I have 16-bit satellite GeoTIFFs from DigitalGlobe (QuickBird/WV2), which I wish to share with a colleague that does not have access to GIS software.

When loaded into ArcMap, these sattelite images display fine and have a natural colour scheme.

When loaded into Photoshop, these rasters appear black and need manual stretching/editing/colour-balancing of the RGB bands to be visible. My end result is a raster with the wrong colours.

How does one export these 16bit satellite images from Arcmap, maintaining the colour balance/stretch applied by Arcmap, so it is possible to view in Photoshop and other non-GIS image editing software with the same display as in Arcmap?

Attempted solutions:

I have attempted two solutions (writing Arcmap's stretch to file by exporting the tiff and changing PS's settings to automatically stretch the tiff) with little luck..

1. Write the colour balance/stretch applied by Arcmap to file by exporting the tiffs, making the images visible in other software (Photoshop).

Unfortunately, when the tiffs are exported post-colour balancing and are loaded in PS they still appear black - meaning any colour balancing done in Arcmap does not display in the tiff file once exported to PS.

2. Replicate how ArcMap displays these rasters in Photoshop by changing photoshop's settings - so all images are automatically loaded into Photoshop with the same stretch / colour balance as in ArcMap.

I could only change the colour balance for each image, a tedious guesswork that led to images with the wrong hues of colour and contrast levels.

Note: I've tried GIMP, Ifranview, Photoshop etc and all image editing software displays these 16-bit GeoTIFFs as black. Only ArcMap automatically displays them in the correct colour balance. I need to give these images to someone without ArcGIS, so they need to be visible in PhotoShop, but I also need to retain the high-resolution of the original 16-bit TIFF format, so can't convert to another image format like JPEG.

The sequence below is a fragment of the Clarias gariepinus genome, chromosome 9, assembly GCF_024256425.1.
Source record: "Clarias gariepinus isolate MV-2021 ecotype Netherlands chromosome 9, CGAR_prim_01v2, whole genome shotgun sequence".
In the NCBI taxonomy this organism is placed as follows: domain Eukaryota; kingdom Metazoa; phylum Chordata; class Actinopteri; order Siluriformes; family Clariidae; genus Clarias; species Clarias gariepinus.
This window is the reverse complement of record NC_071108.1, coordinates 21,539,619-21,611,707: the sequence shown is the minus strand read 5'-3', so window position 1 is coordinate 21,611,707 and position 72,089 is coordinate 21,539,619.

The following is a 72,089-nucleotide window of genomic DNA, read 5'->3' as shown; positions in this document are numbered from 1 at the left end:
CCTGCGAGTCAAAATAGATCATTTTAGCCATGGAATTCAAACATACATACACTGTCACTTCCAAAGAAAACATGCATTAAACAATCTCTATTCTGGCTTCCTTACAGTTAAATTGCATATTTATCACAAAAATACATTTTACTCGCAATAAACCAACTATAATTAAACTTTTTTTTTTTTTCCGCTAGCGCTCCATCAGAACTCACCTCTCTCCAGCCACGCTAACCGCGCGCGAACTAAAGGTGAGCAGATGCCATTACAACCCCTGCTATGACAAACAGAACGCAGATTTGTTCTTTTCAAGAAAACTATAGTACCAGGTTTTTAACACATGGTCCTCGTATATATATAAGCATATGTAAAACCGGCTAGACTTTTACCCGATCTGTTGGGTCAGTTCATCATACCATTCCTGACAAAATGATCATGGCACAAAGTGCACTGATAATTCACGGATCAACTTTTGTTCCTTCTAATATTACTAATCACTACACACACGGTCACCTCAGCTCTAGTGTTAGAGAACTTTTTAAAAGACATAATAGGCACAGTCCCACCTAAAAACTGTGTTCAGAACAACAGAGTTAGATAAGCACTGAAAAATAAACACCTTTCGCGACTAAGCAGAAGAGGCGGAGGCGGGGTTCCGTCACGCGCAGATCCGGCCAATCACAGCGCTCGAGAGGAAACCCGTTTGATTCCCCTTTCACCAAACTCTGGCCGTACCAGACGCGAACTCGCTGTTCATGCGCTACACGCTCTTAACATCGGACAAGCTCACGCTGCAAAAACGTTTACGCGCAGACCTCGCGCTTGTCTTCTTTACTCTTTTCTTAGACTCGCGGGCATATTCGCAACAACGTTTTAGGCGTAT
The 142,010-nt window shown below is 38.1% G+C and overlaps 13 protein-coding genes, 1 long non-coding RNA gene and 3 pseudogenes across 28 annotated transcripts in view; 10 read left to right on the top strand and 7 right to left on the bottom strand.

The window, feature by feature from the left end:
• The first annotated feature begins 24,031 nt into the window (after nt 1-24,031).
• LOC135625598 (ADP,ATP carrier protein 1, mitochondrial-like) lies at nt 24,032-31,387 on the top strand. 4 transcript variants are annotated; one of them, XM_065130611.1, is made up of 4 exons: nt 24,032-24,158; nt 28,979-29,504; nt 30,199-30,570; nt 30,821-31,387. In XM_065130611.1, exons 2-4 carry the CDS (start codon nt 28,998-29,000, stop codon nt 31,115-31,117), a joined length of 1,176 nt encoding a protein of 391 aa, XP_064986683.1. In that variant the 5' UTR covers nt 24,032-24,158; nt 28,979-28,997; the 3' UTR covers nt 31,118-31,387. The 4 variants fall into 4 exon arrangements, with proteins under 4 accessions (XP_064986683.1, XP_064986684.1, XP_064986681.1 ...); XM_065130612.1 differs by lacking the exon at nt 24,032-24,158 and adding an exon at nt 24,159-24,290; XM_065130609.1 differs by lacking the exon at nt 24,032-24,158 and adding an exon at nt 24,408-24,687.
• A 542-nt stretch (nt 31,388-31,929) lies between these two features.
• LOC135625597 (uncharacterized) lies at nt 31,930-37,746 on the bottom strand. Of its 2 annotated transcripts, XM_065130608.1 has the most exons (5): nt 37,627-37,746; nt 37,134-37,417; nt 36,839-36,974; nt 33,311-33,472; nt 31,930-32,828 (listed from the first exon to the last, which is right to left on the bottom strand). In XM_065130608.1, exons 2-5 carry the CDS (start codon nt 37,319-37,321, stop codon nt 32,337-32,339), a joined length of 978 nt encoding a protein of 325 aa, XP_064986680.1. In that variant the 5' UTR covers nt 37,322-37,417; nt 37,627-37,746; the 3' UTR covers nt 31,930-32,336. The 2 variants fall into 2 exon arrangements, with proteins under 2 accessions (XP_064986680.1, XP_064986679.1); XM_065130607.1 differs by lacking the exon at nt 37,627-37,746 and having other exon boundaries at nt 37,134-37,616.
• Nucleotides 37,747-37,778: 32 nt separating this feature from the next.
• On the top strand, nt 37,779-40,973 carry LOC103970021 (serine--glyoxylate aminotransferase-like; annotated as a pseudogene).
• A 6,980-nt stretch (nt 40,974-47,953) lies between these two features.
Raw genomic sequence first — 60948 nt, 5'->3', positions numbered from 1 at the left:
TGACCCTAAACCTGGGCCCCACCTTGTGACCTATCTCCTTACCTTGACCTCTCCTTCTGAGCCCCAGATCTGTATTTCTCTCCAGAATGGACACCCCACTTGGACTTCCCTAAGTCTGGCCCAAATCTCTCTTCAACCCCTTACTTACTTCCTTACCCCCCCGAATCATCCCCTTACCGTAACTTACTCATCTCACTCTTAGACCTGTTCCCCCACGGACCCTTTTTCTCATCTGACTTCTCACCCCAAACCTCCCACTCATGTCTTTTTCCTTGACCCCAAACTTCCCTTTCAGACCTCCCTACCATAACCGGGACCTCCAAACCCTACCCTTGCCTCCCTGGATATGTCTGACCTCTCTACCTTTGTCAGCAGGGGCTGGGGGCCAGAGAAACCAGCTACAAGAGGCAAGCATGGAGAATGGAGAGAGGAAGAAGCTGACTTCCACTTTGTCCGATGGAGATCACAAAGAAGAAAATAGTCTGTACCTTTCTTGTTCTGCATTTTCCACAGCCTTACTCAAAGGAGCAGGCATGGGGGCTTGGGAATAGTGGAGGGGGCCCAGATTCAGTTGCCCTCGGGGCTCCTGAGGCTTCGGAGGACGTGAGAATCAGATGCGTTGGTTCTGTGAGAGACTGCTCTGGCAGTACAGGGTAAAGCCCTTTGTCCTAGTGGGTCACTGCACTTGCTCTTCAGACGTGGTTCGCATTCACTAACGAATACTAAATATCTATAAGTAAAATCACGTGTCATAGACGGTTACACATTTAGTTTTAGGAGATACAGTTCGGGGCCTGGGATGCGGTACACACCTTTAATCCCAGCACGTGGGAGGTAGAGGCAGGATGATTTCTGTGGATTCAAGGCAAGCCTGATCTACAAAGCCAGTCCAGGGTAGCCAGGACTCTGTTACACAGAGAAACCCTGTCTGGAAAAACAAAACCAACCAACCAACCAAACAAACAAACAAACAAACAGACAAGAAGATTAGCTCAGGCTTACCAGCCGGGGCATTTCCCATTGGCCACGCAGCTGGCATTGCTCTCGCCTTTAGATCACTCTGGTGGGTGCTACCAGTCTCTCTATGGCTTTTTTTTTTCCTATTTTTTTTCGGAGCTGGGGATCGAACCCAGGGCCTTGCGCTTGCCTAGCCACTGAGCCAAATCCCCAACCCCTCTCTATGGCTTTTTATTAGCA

• Can you point to or link to one of these, or if they are large, create a cropped smaller version that shows the same behaviour? If not, can you run gdalinfo or show all the metadata you can get from one of the files?
    – Spacedman
    May 28, 2018 at 12:56
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    Your question isn't how ArcGIS displays them so much as how to make Photoshop display them the same way. This may cross out of GIS and into basic computer graphics. Please reformulate your question to meet our "One question per Question" policy, as stated in the Tour.
    – Vince
    May 28, 2018 at 13:07
  • Because ArcMap and Photoshop have different readings..Just any software they don't always have to be the same. So when you load any images to ArcMap or ERDAS, they have their own settings to load..so you would have to manually change the display settings.
    May 28, 2018 at 15:06
  • Perhaps if you could show us your images in ArcMap and Photoshop separate ...
    May 28, 2018 at 15:12
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    This sounds like more of a photoshop question than a GIS question. Try graphicdesign.stackexchange.com